The sheets used by members of city council during the interview process had Hecht at the bottom of the pile, in a tie for last place among the four law firms that applied.

How did he move from last place to first place without there being more discussion, deal making, or behind-the-scenes vote getting in his favor?

This city council is already under a microscope.

Why would they even begin to think of making such a questionable selection?

Hecht comes to the table with baggage and potential conflict of interest.

Hecht is the attorney for the Morrow Downtown Development Authority, where he answers to Planning and Economic Development Director Michael McLaughlin. McLaughlin has been at the very center of drama in city government and was the catalyst behind ill-guided efforts to remove the mayor.

The Morrow City Council is digging a hole, deeper and deeper.

The press is not their enemy.

In fact, we want them to get it right, but it is obvious that they are listening to the wrong people.

They should have listened to their former city attorney.

They did not.

They should have listened to the city’s highest elected official.

They did not.

They should have listened to former Mayor Jim Millirons.

They did not.

They should have listened to the Georgia Press Association’s legal counsel.

They did not.

This week they should have listened to the initial concerns of one of their own, Ferguson.

They did not.

They should have paid attention to the score sheets which they implemented for use in the hiring process.

They did not.

They should have been listening to citizens all along.

They have not.

So, who are they listening to?

Did Hecht have the job before the interviewing ever took place?

There were rumors he would be the city’s new attorney almost immediately after Henderson resigned and now he gets the job.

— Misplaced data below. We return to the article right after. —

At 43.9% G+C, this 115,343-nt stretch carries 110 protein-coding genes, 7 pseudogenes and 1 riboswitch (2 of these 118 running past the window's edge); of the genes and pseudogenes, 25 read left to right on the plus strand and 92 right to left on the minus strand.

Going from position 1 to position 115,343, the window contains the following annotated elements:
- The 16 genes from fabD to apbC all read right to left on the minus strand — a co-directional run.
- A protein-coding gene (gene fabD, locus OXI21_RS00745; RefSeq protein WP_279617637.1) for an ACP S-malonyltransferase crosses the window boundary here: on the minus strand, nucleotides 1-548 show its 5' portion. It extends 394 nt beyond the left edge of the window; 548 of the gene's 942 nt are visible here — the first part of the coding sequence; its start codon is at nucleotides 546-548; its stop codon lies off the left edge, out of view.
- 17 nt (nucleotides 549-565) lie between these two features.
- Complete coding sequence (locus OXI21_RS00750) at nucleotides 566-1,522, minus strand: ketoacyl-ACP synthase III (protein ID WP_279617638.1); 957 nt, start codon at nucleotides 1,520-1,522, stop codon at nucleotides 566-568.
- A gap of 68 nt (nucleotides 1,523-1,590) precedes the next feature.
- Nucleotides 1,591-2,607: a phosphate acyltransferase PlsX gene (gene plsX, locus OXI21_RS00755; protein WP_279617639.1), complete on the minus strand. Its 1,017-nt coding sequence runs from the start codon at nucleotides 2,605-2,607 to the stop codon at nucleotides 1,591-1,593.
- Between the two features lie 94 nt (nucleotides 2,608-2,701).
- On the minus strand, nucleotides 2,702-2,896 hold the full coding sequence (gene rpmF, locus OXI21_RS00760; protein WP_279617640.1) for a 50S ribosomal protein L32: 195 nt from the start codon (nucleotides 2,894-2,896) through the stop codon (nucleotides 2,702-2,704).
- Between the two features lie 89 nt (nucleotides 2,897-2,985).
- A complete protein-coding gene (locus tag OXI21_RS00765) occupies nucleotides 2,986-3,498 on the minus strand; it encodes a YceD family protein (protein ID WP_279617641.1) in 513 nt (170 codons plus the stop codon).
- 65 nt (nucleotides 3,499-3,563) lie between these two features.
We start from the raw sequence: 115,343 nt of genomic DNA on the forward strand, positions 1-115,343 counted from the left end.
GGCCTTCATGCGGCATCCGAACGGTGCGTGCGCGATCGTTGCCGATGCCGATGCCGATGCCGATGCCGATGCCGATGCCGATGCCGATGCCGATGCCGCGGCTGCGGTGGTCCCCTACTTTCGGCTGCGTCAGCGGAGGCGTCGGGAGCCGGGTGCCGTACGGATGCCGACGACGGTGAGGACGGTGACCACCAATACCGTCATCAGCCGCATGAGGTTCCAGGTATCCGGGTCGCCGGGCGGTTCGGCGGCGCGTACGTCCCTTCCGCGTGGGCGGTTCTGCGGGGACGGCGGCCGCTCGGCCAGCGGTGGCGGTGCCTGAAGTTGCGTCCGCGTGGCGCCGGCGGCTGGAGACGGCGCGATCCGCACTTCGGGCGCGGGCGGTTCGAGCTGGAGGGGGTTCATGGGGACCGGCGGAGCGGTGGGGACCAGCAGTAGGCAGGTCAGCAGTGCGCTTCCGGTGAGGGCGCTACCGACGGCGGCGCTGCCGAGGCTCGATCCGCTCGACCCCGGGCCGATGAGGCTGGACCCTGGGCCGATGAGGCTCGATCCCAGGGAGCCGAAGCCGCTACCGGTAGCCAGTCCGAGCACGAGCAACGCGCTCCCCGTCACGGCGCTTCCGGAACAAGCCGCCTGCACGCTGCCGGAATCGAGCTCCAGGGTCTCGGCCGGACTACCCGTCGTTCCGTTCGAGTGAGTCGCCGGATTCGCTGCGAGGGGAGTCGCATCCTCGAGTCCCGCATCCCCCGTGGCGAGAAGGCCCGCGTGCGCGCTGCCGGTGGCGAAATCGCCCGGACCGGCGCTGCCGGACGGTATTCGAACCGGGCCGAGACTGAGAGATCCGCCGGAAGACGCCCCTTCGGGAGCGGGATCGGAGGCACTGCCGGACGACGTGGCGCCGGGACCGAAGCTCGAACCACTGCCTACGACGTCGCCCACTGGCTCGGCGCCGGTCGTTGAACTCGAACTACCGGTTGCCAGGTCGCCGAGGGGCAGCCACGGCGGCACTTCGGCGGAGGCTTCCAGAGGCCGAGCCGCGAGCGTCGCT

Councilman Virlyn Slaton was not even able to attend the interviews. He did not complete a score sheet. He was in the hospital when the final vote was taken. Despite all those circumstances, they called him on the telephone so he could vote, though they have not done this for other meetings he, or other council members, could not attend in the past.

Who thinks that sounds legit?

Something is rotten in the state of Denmark.

The district attorney’s office has been valiant when it comes to holding county officials accountable for alleged ethics violations. The citizens of Morrow deserve the same kind of protections.

Citizens of Morrow must shoulder the responsibility of demanding accountability and accessibility to their own government.

Show up at meetings. Question actions that obviously have been decided outside of open public meetings. Demand answers.

Finally, when the time comes, make your voice heard at the polls.

That is your final recourse.

—Editor Jim Zachary


OscarKnight 2 years, 10 months ago

....Sounds to me, as though Morrow has turn into a Side Show Act, from The Big Top Donkey Circus of Clayton County, Ga.

......Welcome to The Democrat Plantation !!!!